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ORIGINAL ARTICLE
Year : 2021  |  Volume : 11  |  Issue : 1  |  Page : 31-36

Molecular docking analysis of anti-severe acute respiratory syndrome-Coronavirus 2 ligands against spike glycoprotein and the 3-chymotrypsin-like protease


Department of Veterinary Microbiology, College of Veterinary Medicine, University of Al-Qadisiyah, Diwaniyah City, Iraq

Date of Submission21-Apr-2020
Date of Decision26-Jul-2020
Date of Acceptance08-Sep-2020
Date of Web Publication30-Jan-2021

Correspondence Address:
Ali Hassan Daghir Janabi
Department of Veterinary Microbiology, College of Veterinary Medicine, University of Al-Qadisiyah, Diwaniyah City
Iraq
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Source of Support: None, Conflict of Interest: None


DOI: 10.4103/jmss.JMSS_25_20

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  Abstract 


Background: The severe acute respiratory syndrome-like disease coronavirus disease 2019 (COVID-19) is a disastrous global pandemic with 16,288,490 infected cases and 649,884 deaths. Until now, no effective treatments are found. Methods: The virus uses the 3-chymotrypsin-like protease for inducing the activity of the viral polyproteins and the spike (S) glycoprotein for human cell entry through the human angiotensin-converting enzyme 2 receptor. Blocking the active binding sites of these molecules might be beneficial for decreasing the activity of the virus and suppressing the viral entry to the human cells. Here, docking methods were used to identify a group of ligands may perform the blocking operations. Results: The results revealed the strongest binding affinities, sorted high to low, for tadalafil (Cialis) (phosphodiesterase type 5 inhibitor, tirofiban (antiplatelet), paraxanthine (central nervous system stimulant), dexamethasone, gentian violet cation (triphenylmethane), salbutamol, and amlodipine (calcium channel blocker). Conclusion: These substances may provide vital help for further clinical investigation in fighting against the current global pandemic of the COVID-19.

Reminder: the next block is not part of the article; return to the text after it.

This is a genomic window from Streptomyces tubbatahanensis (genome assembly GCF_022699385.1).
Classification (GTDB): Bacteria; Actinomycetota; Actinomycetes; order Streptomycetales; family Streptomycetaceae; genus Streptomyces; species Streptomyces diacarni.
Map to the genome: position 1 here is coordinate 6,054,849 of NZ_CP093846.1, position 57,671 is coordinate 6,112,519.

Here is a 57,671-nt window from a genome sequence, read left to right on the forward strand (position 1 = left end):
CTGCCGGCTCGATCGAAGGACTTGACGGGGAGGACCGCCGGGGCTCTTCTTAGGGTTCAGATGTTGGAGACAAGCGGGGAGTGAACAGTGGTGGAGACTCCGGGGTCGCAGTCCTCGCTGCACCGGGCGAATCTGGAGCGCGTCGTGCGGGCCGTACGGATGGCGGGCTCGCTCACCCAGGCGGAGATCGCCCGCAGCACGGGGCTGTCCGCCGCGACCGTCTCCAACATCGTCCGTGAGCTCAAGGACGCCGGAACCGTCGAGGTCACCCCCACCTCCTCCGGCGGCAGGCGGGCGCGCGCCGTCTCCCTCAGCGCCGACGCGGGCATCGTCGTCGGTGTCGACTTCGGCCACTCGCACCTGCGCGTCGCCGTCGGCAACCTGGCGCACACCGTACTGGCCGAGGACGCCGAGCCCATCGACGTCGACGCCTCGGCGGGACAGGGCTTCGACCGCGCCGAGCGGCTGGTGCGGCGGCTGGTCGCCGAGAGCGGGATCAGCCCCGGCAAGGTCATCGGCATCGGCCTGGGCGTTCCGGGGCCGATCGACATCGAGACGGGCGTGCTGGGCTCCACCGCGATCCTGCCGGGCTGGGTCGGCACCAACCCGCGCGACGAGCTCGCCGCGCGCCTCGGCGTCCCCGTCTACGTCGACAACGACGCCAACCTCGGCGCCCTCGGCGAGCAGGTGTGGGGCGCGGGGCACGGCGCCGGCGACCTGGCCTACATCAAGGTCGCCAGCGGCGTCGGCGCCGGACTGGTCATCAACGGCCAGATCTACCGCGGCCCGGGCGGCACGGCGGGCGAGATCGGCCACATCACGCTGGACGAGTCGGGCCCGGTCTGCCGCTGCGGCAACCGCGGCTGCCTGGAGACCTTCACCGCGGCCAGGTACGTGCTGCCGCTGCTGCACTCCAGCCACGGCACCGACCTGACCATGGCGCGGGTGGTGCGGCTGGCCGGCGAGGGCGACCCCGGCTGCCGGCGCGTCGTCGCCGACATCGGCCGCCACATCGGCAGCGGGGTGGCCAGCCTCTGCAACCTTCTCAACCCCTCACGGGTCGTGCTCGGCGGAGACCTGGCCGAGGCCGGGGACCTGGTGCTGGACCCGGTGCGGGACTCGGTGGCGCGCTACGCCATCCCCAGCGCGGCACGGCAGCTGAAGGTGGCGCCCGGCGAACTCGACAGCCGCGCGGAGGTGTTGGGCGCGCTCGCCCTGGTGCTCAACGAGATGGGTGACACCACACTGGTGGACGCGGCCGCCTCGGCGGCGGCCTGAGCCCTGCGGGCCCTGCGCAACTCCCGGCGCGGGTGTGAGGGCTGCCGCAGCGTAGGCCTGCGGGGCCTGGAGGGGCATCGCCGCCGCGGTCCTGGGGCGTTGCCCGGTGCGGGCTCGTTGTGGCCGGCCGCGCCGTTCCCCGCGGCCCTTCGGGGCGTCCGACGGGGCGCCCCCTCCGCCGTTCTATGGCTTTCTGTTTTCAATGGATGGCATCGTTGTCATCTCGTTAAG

Keywords: Cialis, coronavirus disease 2019, dexamethasone, ligands, salbutamol, severe acute respiratory syndrome-coronavirus 2


How to cite this article:
Janabi AH. Molecular docking analysis of anti-severe acute respiratory syndrome-Coronavirus 2 ligands against spike glycoprotein and the 3-chymotrypsin-like protease. J Med Signals Sens 2021;11:31-6

How to cite this URL:
Janabi AH. Molecular docking analysis of anti-severe acute respiratory syndrome-Coronavirus 2 ligands against spike glycoprotein and the 3-chymotrypsin-like protease. J Med Signals Sens [serial online] 2021 [cited 2021 May 14];11:31-6. Available from: https://www.jmssjournal.net/text.asp?2021/11/1/31/308420




  Introduction Top


The coronavirus disease 2019 (COVID-19) or severe acute respiratory syndrome coronavirus 2 (SARS-CoV-2) global pandemic continues to generate high numbers of infected cases and deaths around the globe, which currently passed 16,288,490 infections and 649,884 deaths.[1] It started in Wuhan, Hubei province, China, in the last quarter of the year 2019.[2] This virus, as currently hypothesized, originated in bats due to using those animals for human food consumption, as indicated by the first cases appeared in the seafood and wet markets in Wuhan.[3] Scientists all worldwide have launched numerous studies to understand the structural characteristics of the virus in attempts to find a suitable treatment.[4],[5]

The virus uses human angiotensin-converting enzyme 2 (hACE2) receptor to perform its entry to the human cells. This fact was unveiled by sequence-studying the virus genetic materials, which demonstrated a strong similarity with the SARS-CoV.[6],[7] The risk of infection possibility by the SARS-CoV-2 to humans is higher than that of the SARS-CoV. This might be due to the high affinity of the virus for the hACE2 receptor. This was proven by using a HeLa cell-line expressed with hACE2 and infected with SARS-CoV-2 and SARS-CoV.[7],[8] The coronaviruses, in general, need the spike (S) glycoprotein to bind to the hACE2 receptor using certain domains called SB.[9],[10],[11],[12],[13],[14] This fact was thoroughly demonstrated for the SARS-CoV-2, revealing that the virus uses SB domain of the S glycoprotein to enter the human cells through the hACE2 receptor.[15] The latest authors provided crystallographic structures of the S glycoprotein (closed and open-ectodomain-trimer states). The coronaviruses utilize another machinery component called 3-chymotrypsin-like protease (3CLpro), which cleaves 11 sites in different proteins of the virus. This action converts those proteins into functional elements on the induction of viral replication. Some of these viral proteins are RNA-dependent RNA polymerase, a single-stranded RNA-binding protein, a helicase, an exoribonuclease, an endoribonuclease, and a 2'-O-ribose methyltransferase.[16] The 3CLpro could be a therapeutic target by using suitable ligands to block the protease binding site.